The mid-level exception will be a more realistic tool for the Hawks to land a rotation player on the free agent market. Versatile defenders like Gary Payton II, Bruce Brown, Victor Oladipo, Kyle Anderson, P.J. Tucker, and Nicolas Batum would be realistic targets using the MLE.
Finally, the No. 16 pick in this month’s draft would be another asset for the Hawks to use on the trade market if they’re not in love with the idea of bringing in a rookie who may not be ready to play rotation minutes right away. If they do keep the pick, they could again prioritize defensive versatility and take a long look at players like Jeremy Sochan and/or Tari Eason, assuming they’re still on the board.
Atlanta’s best candidate for an offseason extension is Hunter, who has battled injuries in his first three NBA seasons and didn’t take a real step forward in 2021/22, but has flashed intriguing upside on both ends of the court when healthy — he put up 35 points and 11 rebounds in Game 5 vs. the Heat. If the Hawks can get him locked in at a team-friendly rate (perhaps a deal similar to Huerter’s), they should jump at the opportunity, but otherwise it may be prudent to see what he does in year four and wait for restricted free agency.
Salary Cap Situation
Note: Our salary cap figures are based on the league’s latest projection ($122MM) for 2022/23.
- Trae Young ($36,600,000) 1
- John Collins ($23,500,000)
- Clint Capela ($18,706,896)
- Bogdan Bogdanovic ($18,000,000)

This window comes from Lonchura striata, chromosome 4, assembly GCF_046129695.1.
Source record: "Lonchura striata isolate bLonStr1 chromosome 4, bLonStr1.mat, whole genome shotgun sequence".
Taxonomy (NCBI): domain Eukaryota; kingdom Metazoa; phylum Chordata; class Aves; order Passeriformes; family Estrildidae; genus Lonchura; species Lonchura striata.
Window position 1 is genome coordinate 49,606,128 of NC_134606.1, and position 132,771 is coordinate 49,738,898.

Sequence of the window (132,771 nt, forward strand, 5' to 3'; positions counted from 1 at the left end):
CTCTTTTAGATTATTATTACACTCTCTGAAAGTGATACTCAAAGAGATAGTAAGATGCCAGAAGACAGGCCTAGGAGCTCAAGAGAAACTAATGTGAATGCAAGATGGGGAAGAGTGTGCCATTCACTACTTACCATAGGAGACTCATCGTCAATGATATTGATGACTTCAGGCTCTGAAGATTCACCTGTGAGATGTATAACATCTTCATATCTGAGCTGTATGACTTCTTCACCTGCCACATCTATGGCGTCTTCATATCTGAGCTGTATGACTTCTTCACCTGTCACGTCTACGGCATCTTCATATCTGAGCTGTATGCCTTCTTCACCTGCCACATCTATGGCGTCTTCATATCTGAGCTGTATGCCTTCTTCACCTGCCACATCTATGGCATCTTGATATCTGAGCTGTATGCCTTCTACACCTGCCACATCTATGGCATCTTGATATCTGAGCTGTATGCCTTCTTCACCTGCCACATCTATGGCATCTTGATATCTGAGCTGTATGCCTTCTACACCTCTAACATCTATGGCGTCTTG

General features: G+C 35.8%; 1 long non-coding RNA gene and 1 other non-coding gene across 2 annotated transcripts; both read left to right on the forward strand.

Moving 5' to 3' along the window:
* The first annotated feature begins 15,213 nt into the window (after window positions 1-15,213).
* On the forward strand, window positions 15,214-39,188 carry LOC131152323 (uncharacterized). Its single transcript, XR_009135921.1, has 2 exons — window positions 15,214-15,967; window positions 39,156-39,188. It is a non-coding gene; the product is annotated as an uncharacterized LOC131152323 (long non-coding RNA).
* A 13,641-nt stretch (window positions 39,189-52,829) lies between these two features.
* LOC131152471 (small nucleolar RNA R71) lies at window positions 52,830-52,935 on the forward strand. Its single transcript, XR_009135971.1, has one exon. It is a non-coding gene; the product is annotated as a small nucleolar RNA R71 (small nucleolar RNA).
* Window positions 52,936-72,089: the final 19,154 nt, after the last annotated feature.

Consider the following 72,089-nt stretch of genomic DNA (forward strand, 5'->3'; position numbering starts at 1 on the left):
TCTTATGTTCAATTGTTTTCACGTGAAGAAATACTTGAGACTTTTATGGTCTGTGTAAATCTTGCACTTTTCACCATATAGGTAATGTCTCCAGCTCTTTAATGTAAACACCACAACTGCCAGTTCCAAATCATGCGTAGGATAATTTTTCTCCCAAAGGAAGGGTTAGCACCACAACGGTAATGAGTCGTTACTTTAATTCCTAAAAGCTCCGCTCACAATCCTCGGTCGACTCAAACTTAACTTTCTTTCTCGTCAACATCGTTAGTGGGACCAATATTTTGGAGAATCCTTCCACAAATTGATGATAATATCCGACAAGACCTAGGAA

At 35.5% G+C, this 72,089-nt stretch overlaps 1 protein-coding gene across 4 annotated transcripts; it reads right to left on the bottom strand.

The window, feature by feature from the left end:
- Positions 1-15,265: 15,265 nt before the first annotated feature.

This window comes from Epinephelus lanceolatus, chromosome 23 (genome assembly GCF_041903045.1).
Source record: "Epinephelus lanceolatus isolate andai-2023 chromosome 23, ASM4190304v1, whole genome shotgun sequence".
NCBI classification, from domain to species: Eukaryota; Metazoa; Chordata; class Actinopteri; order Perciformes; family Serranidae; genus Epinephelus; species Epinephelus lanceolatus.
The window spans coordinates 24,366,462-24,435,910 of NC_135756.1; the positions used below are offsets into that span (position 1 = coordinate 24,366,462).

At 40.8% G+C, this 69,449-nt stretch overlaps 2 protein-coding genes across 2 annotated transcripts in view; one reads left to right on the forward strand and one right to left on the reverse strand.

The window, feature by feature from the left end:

- Kevin Huerter ($14,508,929)
- De’Andre Hunter ($9,835,881)
- Onyeka Okongwu ($6,395,160)
- Danilo Gallinari ($5,000,000) — Partial guarantee. Rest of salary is noted in non-guaranteed section below. 2
- Jalen Johnson ($2,792,640)
- Chaundee Brown (two-way)
- Total: $135,339,506
- Danilo Gallinari ($16,450,000) 2
- Total: $16,450,000
Restricted Free Agents
- Kevin Knox ($7,228,448 qualifying offer / $17,537,934 cap hold): Bird rights
- Skylar Mays ($2,011,516 qualifying offer / $2,011,516 cap hold): Early Bird rights
- Total (cap holds): $19,549,450
Two-Way Free Agents
- No. 16 overall pick ($3,488,760)
- No. 44 overall pick (no cap hold)
- Total: $3,488,760
Note: These are players who are either already eligible for an extension or will become eligible before the 2022/23 season begins.
- Bogdan Bogdanovic (veteran)
- Danilo Gallinari (veteran)
- De’Andre Hunter (rookie scale)
Unrestricted Free Agents / Other Cap Holds
- Delon Wright ($16,200,000 cap hold): Bird rights
- Lou Williams ($9,500,000 cap hold): Bird rights
- Gorgui Dieng ($4,800,000 cap hold): Non-Bird rights
- Timothe Luwawu-Cabarrot ($1,811,516 cap hold): Non-Bird rights
- Total: $32,311,516
Offseason Cap Outlook
The Hawks will be well over the cap and are approaching luxury tax territory, even if they part ways with Gallinari. If we assume Atlanta waives Gallinari and stretches his partial guarantee across three years, keeps its first-round pick, and lets all its free agents go, the team would be on the hook for about $135.5MM for nine players.
The luxury tax line projects to be at $149MM, so the Hawks could fill out their roster and remain below the tax. But they wouldn’t be able to make full use of the mid-level exception without becoming a taxpayer, unless they shed some salary elsewhere.
Cap Exceptions Available
- Mid-level exception: $10,349,000 3
- Bi-annual exception: $4,050,000 3
- Trade exception: $1,782,621
- Trade exception: $1,669,178
- Young’s salary will be worth 30% of the salary cap. If the cap ends up above or below $122MM, this figure will be adjusted upward or downward.
- Gallinari’s salary will become fully guaranteed after June 29.
- These are projected values. If the Hawks approach or cross the tax line, they may not have access to the full mid-level exception and/or bi-annual exception and would instead be limited to the taxpayer mid-level exception ($6,392,000).